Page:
The misalignement of the two gain distributions is fully explained by the different operating temperatures: C during Crab observations, and C during PayLoad Ground Calibrations (PLGC), thus confirming the 0.3%/C relation. The offset distributions do not show significant dependence upon the temperature (<0.2 channels), thus opening the possibility to calibrate using only one line, decreasing in this way the integration time needed.
|Figure 2: PICsIT pixel-by-pixel gain ( left panel) and offset ( right panel) distributions obtained during PLGC tests (+) and accumulating OBCU data at constant temperature from rev. 39 to rev. 45 (*).
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The long stable Crab pointing, lasting 7 revolutions (3 weeks) has allowed the comparison of pre-launch gains with in-flight values in order to verify the presence and magnitudes of these variations.
Figure 3 shows the gain maps from inflight (left panel) and on-ground (centre panel) data, together with the pixel-by-pixel fractional difference distribution (right panel).
The map of the gains measured in-flight maintains the same semimodule and pixel structures already present in the pre-flight results. These are due to the fact that, in order to minimize their internal disuniformity, every semi-module has been populated with pixels coming from manufacturing lots having the same average performances.
The similarity of these structures between pre-launch and in-flight data (Fig. 3, left and centre panels), indicates the absence of significant post-launch variations, and the right panel of
Fig. 3 quantifies this pixel stability within 3.2% (FWHM).
|Figure 3: PICsIT pixel-by-pixel gain distributions (the color scale is in keV/channel, see Eq. (1)) obtained from in-flight calibration data ( left panel) compared with the onground values used to create the presently on-board LUTs ( central panel). The pixel-by-pixel fractional difference is also shown ( right panel).
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The OBCU gives also the opportunity to check the long term stability of the PICsIT energy resolution, to check against possible temperature dependence (orbit time-scale), and/or degradations due to ageing effects or after-launch damages (longer time-scale). The energy resolution of PICsIT can be defined in terms of the signal produced by an interaction and the associated noise, and depends upon the number, ,
of electrons created by an energy deposit E, and the PD electronic noise, which is normally expressed by means of the standard deviation of number of electrons,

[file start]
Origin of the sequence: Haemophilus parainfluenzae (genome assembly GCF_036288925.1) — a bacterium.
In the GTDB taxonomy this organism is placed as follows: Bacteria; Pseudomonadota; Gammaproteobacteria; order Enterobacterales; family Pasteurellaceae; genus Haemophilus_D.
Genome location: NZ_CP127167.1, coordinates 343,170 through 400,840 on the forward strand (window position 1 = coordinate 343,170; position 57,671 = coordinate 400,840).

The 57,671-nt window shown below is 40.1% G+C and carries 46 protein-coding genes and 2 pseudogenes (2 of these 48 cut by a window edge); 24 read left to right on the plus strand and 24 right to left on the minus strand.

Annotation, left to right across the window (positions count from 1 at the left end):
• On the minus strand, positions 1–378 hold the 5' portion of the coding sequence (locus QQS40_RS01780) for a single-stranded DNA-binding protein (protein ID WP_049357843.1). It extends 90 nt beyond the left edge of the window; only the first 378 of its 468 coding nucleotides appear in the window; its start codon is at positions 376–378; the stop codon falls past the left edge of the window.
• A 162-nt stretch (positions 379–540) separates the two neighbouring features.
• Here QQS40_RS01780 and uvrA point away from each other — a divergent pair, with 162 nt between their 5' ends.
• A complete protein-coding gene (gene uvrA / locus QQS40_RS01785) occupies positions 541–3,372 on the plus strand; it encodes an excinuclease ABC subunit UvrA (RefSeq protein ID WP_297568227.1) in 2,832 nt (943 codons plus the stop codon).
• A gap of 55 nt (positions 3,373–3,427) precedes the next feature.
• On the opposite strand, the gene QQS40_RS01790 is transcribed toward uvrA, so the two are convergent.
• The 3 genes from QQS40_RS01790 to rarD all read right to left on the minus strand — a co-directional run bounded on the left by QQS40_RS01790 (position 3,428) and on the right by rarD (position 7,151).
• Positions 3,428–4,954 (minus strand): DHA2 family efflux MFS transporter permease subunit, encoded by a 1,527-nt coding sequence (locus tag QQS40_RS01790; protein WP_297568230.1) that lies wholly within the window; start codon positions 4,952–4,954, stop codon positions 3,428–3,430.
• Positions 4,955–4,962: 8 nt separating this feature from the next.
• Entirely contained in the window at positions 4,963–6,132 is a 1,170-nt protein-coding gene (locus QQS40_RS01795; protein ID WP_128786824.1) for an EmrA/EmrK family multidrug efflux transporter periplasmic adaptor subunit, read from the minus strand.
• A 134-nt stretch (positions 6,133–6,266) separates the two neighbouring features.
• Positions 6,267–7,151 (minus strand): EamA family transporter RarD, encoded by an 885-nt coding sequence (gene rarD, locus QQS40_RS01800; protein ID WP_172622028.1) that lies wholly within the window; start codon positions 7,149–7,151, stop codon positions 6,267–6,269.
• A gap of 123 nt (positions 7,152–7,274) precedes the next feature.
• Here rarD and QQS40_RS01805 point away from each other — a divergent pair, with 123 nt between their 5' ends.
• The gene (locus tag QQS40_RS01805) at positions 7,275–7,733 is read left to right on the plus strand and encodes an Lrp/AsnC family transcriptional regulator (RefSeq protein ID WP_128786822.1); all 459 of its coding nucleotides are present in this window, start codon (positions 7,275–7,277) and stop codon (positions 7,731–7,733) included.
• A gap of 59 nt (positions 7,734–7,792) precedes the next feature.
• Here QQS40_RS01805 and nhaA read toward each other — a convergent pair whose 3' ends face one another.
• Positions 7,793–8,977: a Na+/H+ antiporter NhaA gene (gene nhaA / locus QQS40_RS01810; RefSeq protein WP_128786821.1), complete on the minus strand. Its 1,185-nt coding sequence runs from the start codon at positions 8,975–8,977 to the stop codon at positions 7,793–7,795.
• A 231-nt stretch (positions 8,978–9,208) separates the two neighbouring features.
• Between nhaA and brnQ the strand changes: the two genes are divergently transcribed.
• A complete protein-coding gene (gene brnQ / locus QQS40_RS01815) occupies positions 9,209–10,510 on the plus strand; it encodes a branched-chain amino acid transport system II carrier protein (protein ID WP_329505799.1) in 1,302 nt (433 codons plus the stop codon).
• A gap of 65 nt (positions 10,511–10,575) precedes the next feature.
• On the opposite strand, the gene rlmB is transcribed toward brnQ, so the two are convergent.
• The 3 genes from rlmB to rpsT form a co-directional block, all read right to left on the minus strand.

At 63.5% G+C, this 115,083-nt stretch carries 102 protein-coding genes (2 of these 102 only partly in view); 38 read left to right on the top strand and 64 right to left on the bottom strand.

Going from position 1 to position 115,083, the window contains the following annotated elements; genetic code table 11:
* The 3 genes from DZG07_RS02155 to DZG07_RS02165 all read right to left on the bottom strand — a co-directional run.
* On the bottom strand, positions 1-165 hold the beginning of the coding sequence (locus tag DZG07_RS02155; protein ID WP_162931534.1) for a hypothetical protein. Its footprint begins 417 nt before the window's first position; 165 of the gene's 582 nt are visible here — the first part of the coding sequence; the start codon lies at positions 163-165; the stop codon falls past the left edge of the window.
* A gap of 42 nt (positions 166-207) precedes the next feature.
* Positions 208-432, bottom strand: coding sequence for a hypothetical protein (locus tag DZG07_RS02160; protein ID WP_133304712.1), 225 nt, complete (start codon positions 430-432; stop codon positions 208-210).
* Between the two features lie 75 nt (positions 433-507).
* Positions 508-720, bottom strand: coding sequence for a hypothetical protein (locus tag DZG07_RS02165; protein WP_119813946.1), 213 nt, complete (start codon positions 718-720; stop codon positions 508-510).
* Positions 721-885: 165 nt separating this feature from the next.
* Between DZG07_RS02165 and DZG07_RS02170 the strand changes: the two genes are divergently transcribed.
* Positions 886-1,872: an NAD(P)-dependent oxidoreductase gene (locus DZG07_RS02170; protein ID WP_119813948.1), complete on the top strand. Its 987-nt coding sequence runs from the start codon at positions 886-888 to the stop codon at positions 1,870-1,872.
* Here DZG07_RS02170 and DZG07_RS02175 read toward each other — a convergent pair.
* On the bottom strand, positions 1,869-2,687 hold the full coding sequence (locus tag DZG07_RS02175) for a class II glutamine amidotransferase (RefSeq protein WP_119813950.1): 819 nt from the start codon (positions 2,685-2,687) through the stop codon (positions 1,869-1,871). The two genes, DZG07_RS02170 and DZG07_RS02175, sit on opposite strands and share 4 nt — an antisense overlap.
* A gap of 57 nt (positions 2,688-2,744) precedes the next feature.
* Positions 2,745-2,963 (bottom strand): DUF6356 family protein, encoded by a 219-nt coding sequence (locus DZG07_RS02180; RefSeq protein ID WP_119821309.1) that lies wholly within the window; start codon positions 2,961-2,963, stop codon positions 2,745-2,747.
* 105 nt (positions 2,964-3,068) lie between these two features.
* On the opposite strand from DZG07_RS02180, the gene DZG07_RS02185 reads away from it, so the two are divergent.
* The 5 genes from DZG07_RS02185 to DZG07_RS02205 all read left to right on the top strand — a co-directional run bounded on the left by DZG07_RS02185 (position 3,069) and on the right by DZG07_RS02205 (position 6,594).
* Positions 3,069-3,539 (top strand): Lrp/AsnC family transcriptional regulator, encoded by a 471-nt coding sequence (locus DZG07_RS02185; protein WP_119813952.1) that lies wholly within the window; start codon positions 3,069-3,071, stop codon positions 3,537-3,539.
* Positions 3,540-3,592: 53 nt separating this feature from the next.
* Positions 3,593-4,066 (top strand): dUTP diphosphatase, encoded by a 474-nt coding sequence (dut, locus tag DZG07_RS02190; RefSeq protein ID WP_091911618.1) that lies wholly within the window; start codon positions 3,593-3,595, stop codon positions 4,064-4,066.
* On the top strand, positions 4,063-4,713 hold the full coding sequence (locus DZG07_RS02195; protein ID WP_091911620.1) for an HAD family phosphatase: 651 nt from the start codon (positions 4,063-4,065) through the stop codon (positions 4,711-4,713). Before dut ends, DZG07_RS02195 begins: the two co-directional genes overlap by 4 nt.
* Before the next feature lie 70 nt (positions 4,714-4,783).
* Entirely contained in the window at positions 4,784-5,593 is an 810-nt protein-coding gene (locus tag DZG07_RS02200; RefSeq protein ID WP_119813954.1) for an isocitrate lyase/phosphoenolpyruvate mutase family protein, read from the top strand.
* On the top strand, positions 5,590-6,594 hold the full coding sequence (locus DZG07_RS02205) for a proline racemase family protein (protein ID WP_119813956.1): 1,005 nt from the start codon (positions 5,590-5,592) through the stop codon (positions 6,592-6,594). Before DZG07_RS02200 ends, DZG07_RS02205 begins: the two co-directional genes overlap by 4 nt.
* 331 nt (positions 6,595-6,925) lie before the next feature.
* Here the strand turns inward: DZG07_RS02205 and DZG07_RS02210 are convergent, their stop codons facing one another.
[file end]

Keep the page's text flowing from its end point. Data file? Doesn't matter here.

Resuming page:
The energy resolution of a single CsI-PD pixel is then:
|Figure 4: PICsIT energy resolution vs. energy: in-flight measurement are shown together with the theoretical profiles calculated for two set of parameters measured during ground calibrations.
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|Figure 5: PICsIT energy resolution at 511 and 1275 keV measured during the Crab pointing from revolution 39 to 45. Every data point indicates one science window.
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The long-term stability of the PICsIT energy resolution has also been measured during the first 8 months of INTEGRAL. Figure 5 shows the energy resolution, corrected for offset, at the two OBCU line energies measured for a period of 3 weeks from revolution 39 to revolution 45. The data indicate the stability of the instrument, together with the absence of degradation or changes.
In the first months of operation of INTEGRAL, the IBIS OBCU has demonstrated an overall very good and stable behaviour of the PICsIT pixels in terms of gain and energy resolution, together with the absence of significant variations with respect to pre-launch values.
In-orbit gain variations are dominated by temperature changes, so that PICsIT temperature values can be used to monitor gain variations on short timescales (1 revolution). Moreover, the single pixel gain stability can be checked at the required accuracy, within medium timescales ( revolutions), by means of the OBCU 511 keV line only.
On longer timescales, the on-board LUTs are periodically recalculated with OBCU data to verify the presence of ageing effects.
The measurements reported in this paper will be used to upload the first in-flight LUTs which take into account the effects due to the mechanical and thermal shocks of the launch, and the fact that during the long calibration pointings, the temperature was 5 C instead of 20 as during the on-ground calibrations.
This work has been partially funded by the Italian Space Agency (ASI). The Italian participation to the INTEGRAL/IBIS project is financed by the Italian Space Agency (ASI). Fruitful collaboration with LABEN S.p.A., Alenia Spazio, and the use of the Calibration Facility at ESA/ESTEC is kindly acknowledged. LF acknowledges the kind hospitality of the INTEGRAL Science Data Centre during part of this work. AJB acknowledges funding by PPARC grant GR/2002/00446.